The path to overcoming female sexual disorder (FsD) has grown much clearer over the last decade. At Premier Women’s Center for Continence and sexual Health we now have a wide array of diagnostic tools, medications and treatment protocols with which to help our patients. By taking into account the interconnected realms that effect female sexuality, we can often achieve success for women who had all but given up hope.

The Case

A 59-year-old post-menopausal woman presents with complaints of decreased libido and pain with intercourse over the last 10 years. She reports having sexual relations 4-5 times a year with her husband of 24 years, noting that her spouse is always the initiator. Patient reports no longer enjoying sexual relations with her spouse, a situation she fears will only continue to get worse.

The History

Patient reports a history of depression and is able to coincide her decreased libido with the onset of her depression and the initiation of anti-depressant therapy. She has had 3 C-sections with no vaginal births, a total hysterectomy, and spinal surgery. Currently, she is taking Tramadol for back pain and a selective serotonin reuptake inhibitor (SSRI) for depression. Tests for urinary tract infections, bacterial, and yeast infections done by previous providers have been negative. She has not had any sexually transmitted diseases or pelvic trauma caused by rape, infections, or vaginal births. The patient’s partner is able to maintain relations through orgasm. She reports difficulty becoming aroused and notes that pain with intercourse limits the intimate time she spends with her spouse.

The Examination

The physical exam includes a vulvoscopy to assess the vagina and vulva through magnification. The vaginal tissue is noted to be pale pink and dry, with atrophy of the minor labial folds bilaterally and of the vaginal opening. The vestibule is erythematous, with decreased rugae noted within the vagina. Upon examination of the glands within the vestibule, the patient reports pain on a scale of 9/10.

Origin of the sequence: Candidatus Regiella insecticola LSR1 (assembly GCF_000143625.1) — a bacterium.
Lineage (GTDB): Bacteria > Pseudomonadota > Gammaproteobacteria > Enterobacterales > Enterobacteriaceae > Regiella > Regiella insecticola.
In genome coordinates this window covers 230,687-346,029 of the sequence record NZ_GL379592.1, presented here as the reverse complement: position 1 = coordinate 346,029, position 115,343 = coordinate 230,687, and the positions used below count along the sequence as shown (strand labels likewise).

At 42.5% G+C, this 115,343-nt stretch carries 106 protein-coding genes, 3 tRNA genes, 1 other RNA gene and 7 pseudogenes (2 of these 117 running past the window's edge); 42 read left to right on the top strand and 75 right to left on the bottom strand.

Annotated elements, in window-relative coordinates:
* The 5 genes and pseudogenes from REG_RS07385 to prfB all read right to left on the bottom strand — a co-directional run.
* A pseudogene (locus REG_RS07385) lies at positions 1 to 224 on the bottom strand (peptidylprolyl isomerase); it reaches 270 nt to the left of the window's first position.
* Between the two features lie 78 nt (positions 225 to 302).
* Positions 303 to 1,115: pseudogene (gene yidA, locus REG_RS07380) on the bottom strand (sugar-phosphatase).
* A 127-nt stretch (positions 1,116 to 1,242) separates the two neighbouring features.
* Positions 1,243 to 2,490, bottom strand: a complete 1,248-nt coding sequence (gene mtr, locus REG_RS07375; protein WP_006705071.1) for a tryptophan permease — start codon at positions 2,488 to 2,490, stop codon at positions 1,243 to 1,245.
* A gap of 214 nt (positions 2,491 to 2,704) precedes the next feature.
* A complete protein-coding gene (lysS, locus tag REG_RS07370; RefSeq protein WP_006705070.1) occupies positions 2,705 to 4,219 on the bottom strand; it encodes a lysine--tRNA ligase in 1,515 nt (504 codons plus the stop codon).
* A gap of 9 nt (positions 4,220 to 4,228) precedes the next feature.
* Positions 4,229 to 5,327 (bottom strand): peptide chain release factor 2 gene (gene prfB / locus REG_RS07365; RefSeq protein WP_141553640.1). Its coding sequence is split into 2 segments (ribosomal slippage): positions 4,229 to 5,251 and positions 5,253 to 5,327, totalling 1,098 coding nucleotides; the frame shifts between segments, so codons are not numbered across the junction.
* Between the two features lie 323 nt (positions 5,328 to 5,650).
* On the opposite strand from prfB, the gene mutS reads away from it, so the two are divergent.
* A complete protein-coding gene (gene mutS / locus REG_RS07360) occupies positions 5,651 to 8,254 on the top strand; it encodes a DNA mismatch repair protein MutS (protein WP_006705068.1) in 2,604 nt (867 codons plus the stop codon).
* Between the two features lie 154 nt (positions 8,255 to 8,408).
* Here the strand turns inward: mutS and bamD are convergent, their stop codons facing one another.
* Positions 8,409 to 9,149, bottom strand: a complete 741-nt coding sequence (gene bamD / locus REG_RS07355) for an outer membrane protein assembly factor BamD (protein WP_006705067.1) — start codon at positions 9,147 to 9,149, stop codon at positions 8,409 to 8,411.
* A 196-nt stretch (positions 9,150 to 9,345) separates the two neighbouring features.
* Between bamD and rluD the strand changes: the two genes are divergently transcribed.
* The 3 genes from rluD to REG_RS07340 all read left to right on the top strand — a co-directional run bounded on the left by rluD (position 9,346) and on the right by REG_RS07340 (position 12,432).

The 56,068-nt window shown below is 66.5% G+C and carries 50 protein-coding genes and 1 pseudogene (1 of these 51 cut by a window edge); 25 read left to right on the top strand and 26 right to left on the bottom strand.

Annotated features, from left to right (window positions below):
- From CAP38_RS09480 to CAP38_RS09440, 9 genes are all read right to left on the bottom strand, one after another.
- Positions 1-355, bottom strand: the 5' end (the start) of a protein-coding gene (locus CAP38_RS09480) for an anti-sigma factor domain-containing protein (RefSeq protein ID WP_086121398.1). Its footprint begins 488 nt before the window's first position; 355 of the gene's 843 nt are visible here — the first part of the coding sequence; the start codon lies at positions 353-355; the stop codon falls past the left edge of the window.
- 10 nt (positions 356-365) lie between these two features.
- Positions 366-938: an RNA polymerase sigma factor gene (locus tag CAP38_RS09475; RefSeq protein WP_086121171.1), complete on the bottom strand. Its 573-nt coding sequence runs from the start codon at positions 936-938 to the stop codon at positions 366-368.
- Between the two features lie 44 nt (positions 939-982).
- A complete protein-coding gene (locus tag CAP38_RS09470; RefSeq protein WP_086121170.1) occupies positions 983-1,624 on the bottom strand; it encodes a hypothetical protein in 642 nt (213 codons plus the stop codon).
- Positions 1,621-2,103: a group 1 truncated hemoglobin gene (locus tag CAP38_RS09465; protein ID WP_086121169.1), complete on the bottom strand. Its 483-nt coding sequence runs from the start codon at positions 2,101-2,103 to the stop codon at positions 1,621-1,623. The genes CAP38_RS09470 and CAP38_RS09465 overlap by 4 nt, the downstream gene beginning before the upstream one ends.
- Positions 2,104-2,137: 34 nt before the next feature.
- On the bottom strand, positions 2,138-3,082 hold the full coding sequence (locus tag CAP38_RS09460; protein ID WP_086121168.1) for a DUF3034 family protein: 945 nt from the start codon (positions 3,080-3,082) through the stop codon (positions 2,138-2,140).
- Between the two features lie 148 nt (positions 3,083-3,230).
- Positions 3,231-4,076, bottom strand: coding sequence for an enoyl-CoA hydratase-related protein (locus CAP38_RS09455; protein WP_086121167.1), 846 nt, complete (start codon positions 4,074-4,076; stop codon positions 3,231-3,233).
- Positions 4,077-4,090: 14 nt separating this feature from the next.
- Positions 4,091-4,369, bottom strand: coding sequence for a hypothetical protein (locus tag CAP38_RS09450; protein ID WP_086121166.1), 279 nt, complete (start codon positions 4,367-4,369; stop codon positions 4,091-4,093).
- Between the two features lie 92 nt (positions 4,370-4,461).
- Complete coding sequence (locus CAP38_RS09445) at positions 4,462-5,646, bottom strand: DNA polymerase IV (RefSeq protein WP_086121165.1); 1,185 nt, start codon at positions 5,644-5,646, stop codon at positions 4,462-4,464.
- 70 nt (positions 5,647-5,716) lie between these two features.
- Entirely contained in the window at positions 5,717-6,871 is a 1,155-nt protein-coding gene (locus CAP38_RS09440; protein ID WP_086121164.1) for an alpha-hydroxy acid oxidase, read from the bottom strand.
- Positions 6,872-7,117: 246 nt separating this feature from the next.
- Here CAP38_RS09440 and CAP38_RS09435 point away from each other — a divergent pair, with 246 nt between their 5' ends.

A vaginal culture is obtained in order to rule out any infections as a cause of the patient’s pain and erythema. Blood tests are ordered to assess patient’s hormone levels, adrenal function, sex hormone binding globulins and thyroid function. A complete metabolic panel is obtained to help determine whether she is a candidate for use of certain hormonal treatments.

The Diagnosis

The physical exam reveals that the patient suffers from atrophic vaginitis-postmenopausal—the thinning and decreased lubrication of the tissues—caused by aging and a lack of hormones. Her pain with intercourse (dyspareunia) arises from the irritated glands and atrophied vaginal opening, lending to the diagnosis of vulvar vestibulitis. The patient also suffers from female orgasmic disorder and hypoactive sexual desire disorder, as deduced from her history.

The Treatment

The patient’s blood work shows her to be deficient in several hormones. After discussing treatment options with the patient, it is decided to begin a regimen of topical hormone replacement therapy (HrT), using various creams to provide for a healthy vaginal environment. The patient was advised to follow-up with the doctor who prescribes her SSRI therapy to discuss alternatives to her depression management, such as medications that bind with the excitatory neurochemical, which would help during the orgasmic phase. Using water-based lubricating solutions free from parabens and other irritants was recommended to decrease pain with penetration. The patient was also encouraged to bring her partner in to the next visit to discuss her therapy. Sensate activities were explored and the patient was educated regarding the pleasure receptors, which will help her and her spouse rekindle their bond and strengthen their relationship.

The Outcome

Six weeks after initial evaluation, repeat blood work shows a slight increase in hormone levels. Patient reports being titrated off of her SSRIs with no increase in depression. She is happy with the effects of the topical creams and reports a 50 percent decrease in pain with intercourse. At the three month visit, the patient reports increased libido and that she has begun to initiate sexual relations with her spouse. She reports a 90 percent resolution of pain with intercourse and expresses satisfaction with her sexual relationship.